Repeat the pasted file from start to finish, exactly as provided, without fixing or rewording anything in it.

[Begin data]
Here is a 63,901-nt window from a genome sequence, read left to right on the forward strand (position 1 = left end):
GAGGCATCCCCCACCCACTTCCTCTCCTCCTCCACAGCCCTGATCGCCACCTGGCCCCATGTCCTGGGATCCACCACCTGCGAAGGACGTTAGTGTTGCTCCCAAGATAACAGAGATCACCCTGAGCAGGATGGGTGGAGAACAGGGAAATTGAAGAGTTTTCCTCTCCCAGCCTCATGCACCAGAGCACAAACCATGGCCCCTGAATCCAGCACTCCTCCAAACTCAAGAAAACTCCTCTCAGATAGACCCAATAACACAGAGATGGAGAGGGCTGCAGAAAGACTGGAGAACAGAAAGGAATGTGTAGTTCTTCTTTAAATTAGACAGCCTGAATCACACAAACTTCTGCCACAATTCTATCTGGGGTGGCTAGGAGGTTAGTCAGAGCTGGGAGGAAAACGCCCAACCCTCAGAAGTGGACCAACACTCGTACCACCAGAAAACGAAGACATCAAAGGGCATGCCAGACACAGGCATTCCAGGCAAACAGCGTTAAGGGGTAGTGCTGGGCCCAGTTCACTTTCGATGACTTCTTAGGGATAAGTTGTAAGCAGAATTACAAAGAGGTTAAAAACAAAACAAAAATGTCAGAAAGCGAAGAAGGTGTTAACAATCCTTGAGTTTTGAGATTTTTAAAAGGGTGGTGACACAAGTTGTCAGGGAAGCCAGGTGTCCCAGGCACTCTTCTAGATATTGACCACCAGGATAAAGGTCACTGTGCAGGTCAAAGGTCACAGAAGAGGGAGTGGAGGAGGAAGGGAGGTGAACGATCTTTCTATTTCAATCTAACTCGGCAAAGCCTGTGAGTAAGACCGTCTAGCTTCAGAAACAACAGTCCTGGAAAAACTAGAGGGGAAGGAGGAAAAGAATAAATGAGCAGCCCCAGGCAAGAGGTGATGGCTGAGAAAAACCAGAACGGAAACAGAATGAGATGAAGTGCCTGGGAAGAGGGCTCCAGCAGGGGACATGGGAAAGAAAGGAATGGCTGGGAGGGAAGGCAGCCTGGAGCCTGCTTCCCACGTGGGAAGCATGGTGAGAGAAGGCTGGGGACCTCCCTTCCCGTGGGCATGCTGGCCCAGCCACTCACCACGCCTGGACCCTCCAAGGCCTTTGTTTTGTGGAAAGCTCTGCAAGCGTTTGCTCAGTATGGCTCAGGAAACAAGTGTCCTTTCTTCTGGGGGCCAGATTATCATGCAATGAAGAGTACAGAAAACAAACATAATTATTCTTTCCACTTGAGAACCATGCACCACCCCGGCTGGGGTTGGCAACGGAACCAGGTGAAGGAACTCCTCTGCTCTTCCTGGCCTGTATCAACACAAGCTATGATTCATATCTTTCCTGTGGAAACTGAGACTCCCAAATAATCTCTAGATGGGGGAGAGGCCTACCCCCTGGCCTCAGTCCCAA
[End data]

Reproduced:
Here is a 63,901-nt window from a genome sequence, read left to right on the forward strand (position 1 = left end):
GAGGCATCCCCCACCCACTTCCTCTCCTCCTCCACAGCCCTGATCGCCACCTGGCCCCATGTCCTGGGATCCACCACCTGCGAAGGACGTTAGTGTTGCTCCCAAGATAACAGAGATCACCCTGAGCAGGATGGGTGGAGAACAGGGAAATTGAAGAGTTTTCCTCTCCCAGCCTCATGCACCAGAGCACAAACCATGGCCCCTGAATCCAGCACTCCTCCAAACTCAAGAAAACTCCTCTCAGATAGACCCAATAACACAGAGATGGAGAGGGCTGCAGAAAGACTGGAGAACAGAAAGGAATGTGTAGTTCTTCTTTAAATTAGACAGCCTGAATCACACAAACTTCTGCCACAATTCTATCTGGGGTGGCTAGGAGGTTAGTCAGAGCTGGGAGGAAAACGCCCAACCCTCAGAAGTGGACCAACACTCGTACCACCAGAAAACGAAGACATCAAAGGGCATGCCAGACACAGGCATTCCAGGCAAACAGCGTTAAGGGGTAGTGCTGGGCCCAGTTCACTTTCGATGACTTCTTAGGGATAAGTTGTAAGCAGAATTACAAAGAGGTTAAAAACAAAACAAAAATGTCAGAAAGCGAAGAAGGTGTTAACAATCCTTGAGTTTTGAGATTTTTAAAAGGGTGGTGACACAAGTTGTCAGGGAAGCCAGGTGTCCCAGGCACTCTTCTAGATATTGACCACCAGGATAAAGGTCACTGTGCAGGTCAAAGGTCACAGAAGAGGGAGTGGAGGAGGAAGGGAGGTGAACGATCTTTCTATTTCAATCTAACTCGGCAAAGCCTGTGAGTAAGACCGTCTAGCTTCAGAAACAACAGTCCTGGAAAAACTAGAGGGGAAGGAGGAAAAGAATAAATGAGCAGCCCCAGGCAAGAGGTGATGGCTGAGAAAAACCAGAACGGAAACAGAATGAGATGAAGTGCCTGGGAAGAGGGCTCCAGCAGGGGACATGGGAAAGAAAGGAATGGCTGGGAGGGAAGGCAGCCTGGAGCCTGCTTCCCACGTGGGAAGCATGGTGAGAGAAGGCTGGGGACCTCCCTTCCCGTGGGCATGCTGGCCCAGCCACTCACCACGCCTGGACCCTCCAAGGCCTTTGTTTTGTGGAAAGCTCTGCAAGCGTTTGCTCAGTATGGCTCAGGAAACAAGTGTCCTTTCTTCTGGGGGCCAGATTATCATGCAATGAAGAGTACAGAAAACAAACATAATTATTCTTTCCACTTGAGAACCATGCACCACCCCGGCTGGGGTTGGCAACGGAACCAGGTGAAGGAACTCCTCTGCTCTTCCTGGCCTGTATCAACACAAGCTATGATTCATATCTTTCCTGTGGAAACTGAGACTCCCAAATAATCTCTAGATGGGGGAGAGGCCTACCCCCTGGCCTCAGTCCCAA